Emergic's Rajesh Jain has a series of articles entitled Tech Talk: the next billion. Really I recommend the whole series, here is the first installment:
I read this on Kevin Werbach’s weblog: “According to a Reuters report, there will be half a billion mobile phone handsets sold next year. That includes 100 million camera phones and 30 million smartphones. Stop and think about those numbers for a bit.” The line which made me think from the report was this: “The total number of mobile phone users will approach 1.4 billion individuals worldwide in 2004.”
That indeed made me stop and think. I began to wonder: what would it take for us to get to those many PC users. The corresponding figures for the PC industry are about 150 million new PCs being sold each year and about 500 million users. What would it take for us to get to the next billion PC users? This is what this series is about. The underlying assumption I am making is that the computer is a productivity enhancer, and it should be available for every worker in every enterprise of the world, and also every family. The computer has been the most important invention of the past quarter century, and yet its benefits have not percolated beyond the top of the pyramid.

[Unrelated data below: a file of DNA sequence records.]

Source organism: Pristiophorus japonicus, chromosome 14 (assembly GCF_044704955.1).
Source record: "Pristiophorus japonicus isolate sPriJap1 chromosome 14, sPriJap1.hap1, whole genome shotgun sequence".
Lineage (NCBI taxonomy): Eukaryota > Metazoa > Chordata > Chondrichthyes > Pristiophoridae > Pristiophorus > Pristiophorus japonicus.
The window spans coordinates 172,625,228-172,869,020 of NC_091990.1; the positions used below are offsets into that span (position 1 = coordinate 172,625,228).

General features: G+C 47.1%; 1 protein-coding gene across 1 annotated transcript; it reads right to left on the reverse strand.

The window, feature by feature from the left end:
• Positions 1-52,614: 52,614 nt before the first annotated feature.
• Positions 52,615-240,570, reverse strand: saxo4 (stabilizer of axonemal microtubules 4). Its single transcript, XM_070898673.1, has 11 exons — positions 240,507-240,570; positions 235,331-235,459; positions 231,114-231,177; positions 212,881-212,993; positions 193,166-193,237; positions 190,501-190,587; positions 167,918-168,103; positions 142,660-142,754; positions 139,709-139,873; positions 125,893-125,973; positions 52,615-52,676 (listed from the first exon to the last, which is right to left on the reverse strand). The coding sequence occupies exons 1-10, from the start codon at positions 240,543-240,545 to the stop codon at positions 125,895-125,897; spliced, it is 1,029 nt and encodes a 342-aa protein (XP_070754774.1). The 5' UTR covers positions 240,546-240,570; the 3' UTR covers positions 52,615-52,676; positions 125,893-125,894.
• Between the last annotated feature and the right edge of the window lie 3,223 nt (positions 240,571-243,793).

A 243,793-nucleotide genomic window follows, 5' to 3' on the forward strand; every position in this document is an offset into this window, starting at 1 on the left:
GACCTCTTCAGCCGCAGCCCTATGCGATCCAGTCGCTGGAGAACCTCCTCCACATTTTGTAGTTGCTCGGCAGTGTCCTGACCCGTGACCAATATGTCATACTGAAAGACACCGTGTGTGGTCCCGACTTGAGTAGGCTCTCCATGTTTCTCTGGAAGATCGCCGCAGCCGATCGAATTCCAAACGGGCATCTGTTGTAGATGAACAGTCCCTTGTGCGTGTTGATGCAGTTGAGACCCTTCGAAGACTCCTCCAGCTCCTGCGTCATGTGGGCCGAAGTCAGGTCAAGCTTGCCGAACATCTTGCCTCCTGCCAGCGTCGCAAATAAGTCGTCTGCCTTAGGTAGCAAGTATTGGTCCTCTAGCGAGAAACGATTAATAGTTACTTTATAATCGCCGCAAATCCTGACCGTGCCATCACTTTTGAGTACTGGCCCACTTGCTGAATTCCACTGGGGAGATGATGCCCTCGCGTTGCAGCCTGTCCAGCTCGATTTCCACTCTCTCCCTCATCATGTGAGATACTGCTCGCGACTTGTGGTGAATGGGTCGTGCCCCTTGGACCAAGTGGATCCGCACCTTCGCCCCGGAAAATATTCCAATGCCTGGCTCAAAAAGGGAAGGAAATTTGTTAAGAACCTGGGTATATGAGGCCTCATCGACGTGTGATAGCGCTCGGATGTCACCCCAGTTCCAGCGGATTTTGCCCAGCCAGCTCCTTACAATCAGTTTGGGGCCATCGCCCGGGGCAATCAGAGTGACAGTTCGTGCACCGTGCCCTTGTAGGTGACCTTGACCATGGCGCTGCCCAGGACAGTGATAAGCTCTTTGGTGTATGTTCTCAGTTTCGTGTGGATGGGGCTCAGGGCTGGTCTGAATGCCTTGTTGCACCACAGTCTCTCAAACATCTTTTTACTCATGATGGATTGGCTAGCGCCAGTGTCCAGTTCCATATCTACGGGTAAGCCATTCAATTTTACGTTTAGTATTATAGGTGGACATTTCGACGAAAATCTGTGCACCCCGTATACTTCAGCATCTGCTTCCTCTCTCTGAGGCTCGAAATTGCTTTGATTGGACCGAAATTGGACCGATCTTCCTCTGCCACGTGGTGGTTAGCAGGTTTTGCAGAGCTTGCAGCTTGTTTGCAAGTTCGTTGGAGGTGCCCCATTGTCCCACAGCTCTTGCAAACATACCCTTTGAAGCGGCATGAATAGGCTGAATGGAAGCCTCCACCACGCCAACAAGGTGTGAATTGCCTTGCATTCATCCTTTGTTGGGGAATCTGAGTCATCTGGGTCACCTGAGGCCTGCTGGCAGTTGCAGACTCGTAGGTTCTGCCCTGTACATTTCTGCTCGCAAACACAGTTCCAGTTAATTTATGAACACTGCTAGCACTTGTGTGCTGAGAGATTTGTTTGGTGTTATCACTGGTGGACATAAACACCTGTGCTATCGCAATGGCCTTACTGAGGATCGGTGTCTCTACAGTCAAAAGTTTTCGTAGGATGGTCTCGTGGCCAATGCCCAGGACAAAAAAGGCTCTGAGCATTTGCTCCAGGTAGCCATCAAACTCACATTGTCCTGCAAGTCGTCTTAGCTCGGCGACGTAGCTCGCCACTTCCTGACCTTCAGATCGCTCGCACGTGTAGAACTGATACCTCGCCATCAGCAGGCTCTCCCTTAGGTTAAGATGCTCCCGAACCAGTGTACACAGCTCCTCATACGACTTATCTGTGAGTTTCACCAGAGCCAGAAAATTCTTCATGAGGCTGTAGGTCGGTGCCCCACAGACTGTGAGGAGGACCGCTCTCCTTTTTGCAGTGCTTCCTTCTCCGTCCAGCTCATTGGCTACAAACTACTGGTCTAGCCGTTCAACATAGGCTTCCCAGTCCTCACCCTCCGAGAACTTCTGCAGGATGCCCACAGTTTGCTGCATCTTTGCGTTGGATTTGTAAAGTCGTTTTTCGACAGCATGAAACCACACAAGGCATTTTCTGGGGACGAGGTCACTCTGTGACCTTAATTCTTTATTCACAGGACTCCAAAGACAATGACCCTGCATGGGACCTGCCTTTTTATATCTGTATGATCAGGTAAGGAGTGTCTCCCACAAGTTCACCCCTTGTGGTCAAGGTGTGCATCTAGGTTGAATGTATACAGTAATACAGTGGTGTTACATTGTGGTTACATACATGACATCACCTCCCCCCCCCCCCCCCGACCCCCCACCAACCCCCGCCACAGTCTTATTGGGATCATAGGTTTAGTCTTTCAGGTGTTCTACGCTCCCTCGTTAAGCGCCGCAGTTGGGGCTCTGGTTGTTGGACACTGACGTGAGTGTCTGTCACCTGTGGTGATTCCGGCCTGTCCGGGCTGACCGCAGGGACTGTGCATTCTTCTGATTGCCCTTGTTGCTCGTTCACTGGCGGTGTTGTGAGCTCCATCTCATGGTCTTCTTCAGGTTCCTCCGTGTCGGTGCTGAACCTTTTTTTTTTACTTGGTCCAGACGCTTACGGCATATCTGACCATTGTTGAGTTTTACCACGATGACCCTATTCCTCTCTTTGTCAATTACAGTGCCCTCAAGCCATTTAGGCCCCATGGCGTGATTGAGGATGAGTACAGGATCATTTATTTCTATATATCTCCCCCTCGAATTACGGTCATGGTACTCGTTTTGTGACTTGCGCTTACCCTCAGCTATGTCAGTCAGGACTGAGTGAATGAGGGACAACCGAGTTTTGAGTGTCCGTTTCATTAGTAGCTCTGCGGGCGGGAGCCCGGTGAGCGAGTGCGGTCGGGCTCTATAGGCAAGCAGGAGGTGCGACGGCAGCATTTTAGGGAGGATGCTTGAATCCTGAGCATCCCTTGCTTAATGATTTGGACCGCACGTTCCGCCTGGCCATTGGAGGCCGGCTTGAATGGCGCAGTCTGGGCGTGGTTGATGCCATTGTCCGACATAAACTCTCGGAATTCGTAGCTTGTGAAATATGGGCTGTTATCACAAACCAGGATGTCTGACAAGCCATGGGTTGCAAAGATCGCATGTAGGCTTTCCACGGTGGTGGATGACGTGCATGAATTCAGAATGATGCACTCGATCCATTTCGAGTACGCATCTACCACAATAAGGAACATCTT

First question: who are these billion users? Where are they going to come from? To answer this, first consider where the current users come from. Today’s computer users are mainly comprised of: almost all individuals, large companies and SMEs (small and medium enterprises) in the developed markets, along with a small fraction of the same in the world’s emerging markets (think Asia, Latin America, Eastern Europe, Africa). The bulk of the individuals and employees in the emerging markets are without computers at this point of time. These are the next market.
By my estimate, there are about 30-40 million SMEs in the emerging markets, employing more than half a billion people who need access to information and communications. Few among this segment have adopted information technology at the core of their business. In addition, among the individuals, there are about 4 billion people in the world’s emerging markets, consisting of about 600-700 million families. Again, only about 10-20% of this segment has probably need penetrated with computers. Here too, there are about half a billion families which need a computer. How can we get a computer to each family that does not have a computer?
So, that is our challenge: getting 30-40 million SMEs to buy an average of 10-15 computers and 500 million families to buy a single computer. Both of these segments are in the world’s emerging markets. Given that this is the Internet age, it also need to be networked. In other words, our vision is: “a connected computer for every employee and every family.” For the computer industry to get to these billion users, it will need to re-think many things, including the affordability (cost) of computers, the technology architecture, the way applications are developed and distributed.